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Shoot Film Stills?


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I just got back into film photography. Last month I did an Evil Dead inspired horror photo shoot. This is the first time I've done a conceptual photo shoot with a model. I resurrected my old 35mm Canon Rebel and bought a couple of lenses. This is shot with the Canon 28mm 1.8 (all wide open) on 35mm with Kodak Portra 800. I have some more horror themed photo shoots set up, and some pinup style shoots as well. I also recently got a Yashica Rookie TLR camera and some 120 film.
















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EOSHD Pro Color 5 for Sony cameras EOSHD Z LOG for Nikon CamerasEOSHD C-LOG and Film Profiles for All Canon DSLRs

These horror pics are insane.

Just to keep this going. I shoot with an F2 and a F100 both Nikon in BW with Hp5 from a big roll or any Colour film I can find thst is cheap. I alternate between the two cameras and basically only use them when I am on vacation. 

@mercer because you asked about caffenol. Thats how I do it. It works pretty well and you can just dump it. you can also push two stops without much trouble depending on what you are after. 

Colour film has become crazy expensive and my fridge stock is nearly dried up. Apparently its because china is hardly doing the chemicals anymore or something. 14,-€ Colour film my ass...

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@hansel thanks for the reply and the caffenol info. Eventually, I'll look into it more. I am still shooting some stills and I went a little crazy with cameras, but I never spent a lot on any one camera. So far my favorites are the Nikon FM, Minolta SRT 201 and XD11, and the Yashica FX-3 Super 2000... which is just a joy to shoot with. I also have a Canon Rebel G which is kinda neat, with super fast AF. And an Olympus OM2N which is a marvel of mechanics, and a half dozen other ones... but I'll probably end up keeping only a few of them. I was going to sell almost everything and buy an FM3A, but I haven't decided yet.

I ended up shooting a dozen or so rolls before I sent any out to get processed/scanned. Here are a few of the ones that turned out okay...











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17 minutes ago, hansel said:

I kind of cool to be able to share/scan film. I only do it analogue so cant share it, hmmm. I should figger out a way to do photos of the negatives...

...My dad had some F lenses so I kind of stuck with it. 

Some people use their digital camera to "scan" negatives. If you go on the Moment website, or their YouTube channel, there are some articles/videos that explain the process. I think you can even use your phone.

Going with one camera and a few lenses is the smart thing to do, but I went through a vintage lens buying phase a few years back, so I had a few old lenses from most of the major manufacturers. I made a rule that I'd only buy a camera if I had a lens for it. Needless to say, I now have too many cameras and lenses.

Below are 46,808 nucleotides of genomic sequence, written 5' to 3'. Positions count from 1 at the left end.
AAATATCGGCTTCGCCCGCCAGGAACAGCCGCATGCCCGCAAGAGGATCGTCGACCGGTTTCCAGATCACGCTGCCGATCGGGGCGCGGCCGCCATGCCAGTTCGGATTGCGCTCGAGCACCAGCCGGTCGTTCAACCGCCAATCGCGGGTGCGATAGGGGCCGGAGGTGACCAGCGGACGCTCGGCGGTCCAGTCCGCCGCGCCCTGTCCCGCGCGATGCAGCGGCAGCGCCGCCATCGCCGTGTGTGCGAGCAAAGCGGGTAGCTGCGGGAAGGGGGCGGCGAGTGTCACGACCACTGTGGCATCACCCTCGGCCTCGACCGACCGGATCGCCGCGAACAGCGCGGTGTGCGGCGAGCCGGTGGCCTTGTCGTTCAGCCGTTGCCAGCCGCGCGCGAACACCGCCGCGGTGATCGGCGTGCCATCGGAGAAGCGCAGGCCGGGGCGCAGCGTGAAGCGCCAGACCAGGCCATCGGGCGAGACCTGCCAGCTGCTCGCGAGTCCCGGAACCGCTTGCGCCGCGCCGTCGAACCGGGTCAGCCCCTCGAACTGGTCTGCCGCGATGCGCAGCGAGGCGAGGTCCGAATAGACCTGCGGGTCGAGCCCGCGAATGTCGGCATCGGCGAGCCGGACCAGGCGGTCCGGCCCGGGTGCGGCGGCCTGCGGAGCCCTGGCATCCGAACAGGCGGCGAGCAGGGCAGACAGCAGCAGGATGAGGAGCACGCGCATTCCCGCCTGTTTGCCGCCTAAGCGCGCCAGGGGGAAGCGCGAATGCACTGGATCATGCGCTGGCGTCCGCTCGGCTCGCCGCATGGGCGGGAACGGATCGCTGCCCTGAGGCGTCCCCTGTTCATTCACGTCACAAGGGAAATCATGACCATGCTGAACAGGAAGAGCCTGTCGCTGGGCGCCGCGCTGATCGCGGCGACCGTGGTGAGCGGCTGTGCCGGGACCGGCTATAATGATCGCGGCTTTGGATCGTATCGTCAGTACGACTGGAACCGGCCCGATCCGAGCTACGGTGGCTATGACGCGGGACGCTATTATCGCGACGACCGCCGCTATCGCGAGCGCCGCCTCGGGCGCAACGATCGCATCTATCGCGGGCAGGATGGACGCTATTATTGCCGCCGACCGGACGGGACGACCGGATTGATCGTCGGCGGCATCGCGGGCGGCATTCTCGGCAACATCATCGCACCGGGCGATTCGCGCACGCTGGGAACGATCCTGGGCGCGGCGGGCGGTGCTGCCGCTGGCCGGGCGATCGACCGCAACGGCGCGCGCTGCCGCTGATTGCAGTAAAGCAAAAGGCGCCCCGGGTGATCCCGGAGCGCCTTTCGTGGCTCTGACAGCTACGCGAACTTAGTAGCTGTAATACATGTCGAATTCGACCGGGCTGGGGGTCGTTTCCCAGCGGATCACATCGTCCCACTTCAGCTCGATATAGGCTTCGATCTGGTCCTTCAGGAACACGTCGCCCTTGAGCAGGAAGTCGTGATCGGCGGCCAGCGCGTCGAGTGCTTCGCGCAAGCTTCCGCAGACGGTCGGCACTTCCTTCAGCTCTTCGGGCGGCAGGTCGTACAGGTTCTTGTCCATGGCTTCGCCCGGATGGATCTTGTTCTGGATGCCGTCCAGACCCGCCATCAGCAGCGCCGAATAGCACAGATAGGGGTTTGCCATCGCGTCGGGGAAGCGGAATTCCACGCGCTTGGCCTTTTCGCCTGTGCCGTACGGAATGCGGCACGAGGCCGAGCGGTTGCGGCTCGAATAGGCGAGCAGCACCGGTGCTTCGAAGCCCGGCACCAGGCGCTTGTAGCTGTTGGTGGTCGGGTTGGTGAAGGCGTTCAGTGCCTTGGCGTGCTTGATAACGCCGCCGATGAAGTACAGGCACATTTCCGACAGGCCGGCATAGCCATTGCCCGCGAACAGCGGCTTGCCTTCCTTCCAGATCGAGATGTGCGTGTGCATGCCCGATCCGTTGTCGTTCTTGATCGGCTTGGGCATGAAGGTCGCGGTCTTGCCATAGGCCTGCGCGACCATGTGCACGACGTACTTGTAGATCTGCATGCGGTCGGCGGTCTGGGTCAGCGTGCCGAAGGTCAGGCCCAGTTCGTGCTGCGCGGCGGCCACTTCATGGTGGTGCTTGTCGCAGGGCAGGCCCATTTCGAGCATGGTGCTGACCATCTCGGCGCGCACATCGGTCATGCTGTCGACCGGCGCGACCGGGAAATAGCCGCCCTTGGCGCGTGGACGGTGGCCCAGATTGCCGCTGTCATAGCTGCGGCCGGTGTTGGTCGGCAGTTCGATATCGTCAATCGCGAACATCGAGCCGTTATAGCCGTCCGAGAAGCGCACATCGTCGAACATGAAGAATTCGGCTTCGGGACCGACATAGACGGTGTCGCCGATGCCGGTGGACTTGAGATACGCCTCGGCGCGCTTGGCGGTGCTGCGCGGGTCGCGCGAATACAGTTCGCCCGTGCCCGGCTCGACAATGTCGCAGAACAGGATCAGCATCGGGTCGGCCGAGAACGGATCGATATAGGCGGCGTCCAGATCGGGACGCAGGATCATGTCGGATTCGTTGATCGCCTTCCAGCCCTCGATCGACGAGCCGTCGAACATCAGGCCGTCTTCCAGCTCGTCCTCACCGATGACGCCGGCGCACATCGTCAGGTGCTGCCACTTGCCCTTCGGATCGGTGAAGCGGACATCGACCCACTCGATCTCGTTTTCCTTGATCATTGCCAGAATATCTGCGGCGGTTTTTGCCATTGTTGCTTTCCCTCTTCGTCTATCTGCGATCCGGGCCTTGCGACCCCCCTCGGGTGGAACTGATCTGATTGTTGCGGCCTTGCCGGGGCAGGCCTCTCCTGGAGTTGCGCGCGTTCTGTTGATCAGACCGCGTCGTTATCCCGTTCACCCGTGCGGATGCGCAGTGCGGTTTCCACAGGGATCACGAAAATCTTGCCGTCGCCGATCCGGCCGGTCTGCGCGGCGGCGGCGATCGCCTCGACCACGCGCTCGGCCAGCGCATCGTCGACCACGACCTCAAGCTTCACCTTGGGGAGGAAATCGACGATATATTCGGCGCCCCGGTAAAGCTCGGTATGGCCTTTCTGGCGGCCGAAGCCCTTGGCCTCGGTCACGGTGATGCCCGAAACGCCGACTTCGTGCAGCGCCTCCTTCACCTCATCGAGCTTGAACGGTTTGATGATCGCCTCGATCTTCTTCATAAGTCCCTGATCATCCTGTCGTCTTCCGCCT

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  • 1 month later...
  • 2 weeks later...

Just a casual little 120 shoot with my Yashica Rookie and Ilford Delta 400. I've really fallen in love with the 6x6 square format.




Nailing focus at f3.5 with this camera is hard sometimes. I still kind alike the photo anyway.


FRaming with the ground glass is something I'm still getting used to. It bugs me that the guy's knee snd toe are framed out but otherwise I like the photo.




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  • 5 weeks later...

About a year ago I found an old Olympus Pen EE in a box of junk. It's very cool as it does half frame and has the photocell (that powers it without any battery) surrounding the lens which makes it look pretty interesting. I've been shooting with Rollei Superpan 200 film. It's fine grained so makes up for the half frame. (Not that I'm avoiding grain or anything.)

It's fun to use. I find the lens is really good for half body portraits. Landscapes are fine (but a less interesting topic for me).

It's partly shooting on film and the cost of that which makes shooting with it somehow special. Also the look of it is a conversation piece when asking someone to pose.  The aperture and shutter speed are automatic, only the focus is manual (which I sometimes forget to set.)

When I first started using it I was intentionally shooting retro subject matters to go with the look but now I just shoot anything even if there is modern elements in the frame. It's part of the "look of today" I suppose. 

I always take a digital picture of the same thing when shooting with it. I suppose to have some instant gratification but also as a backup in case the film image didn't turn out or something. Also as a good comparison of the two mediums.

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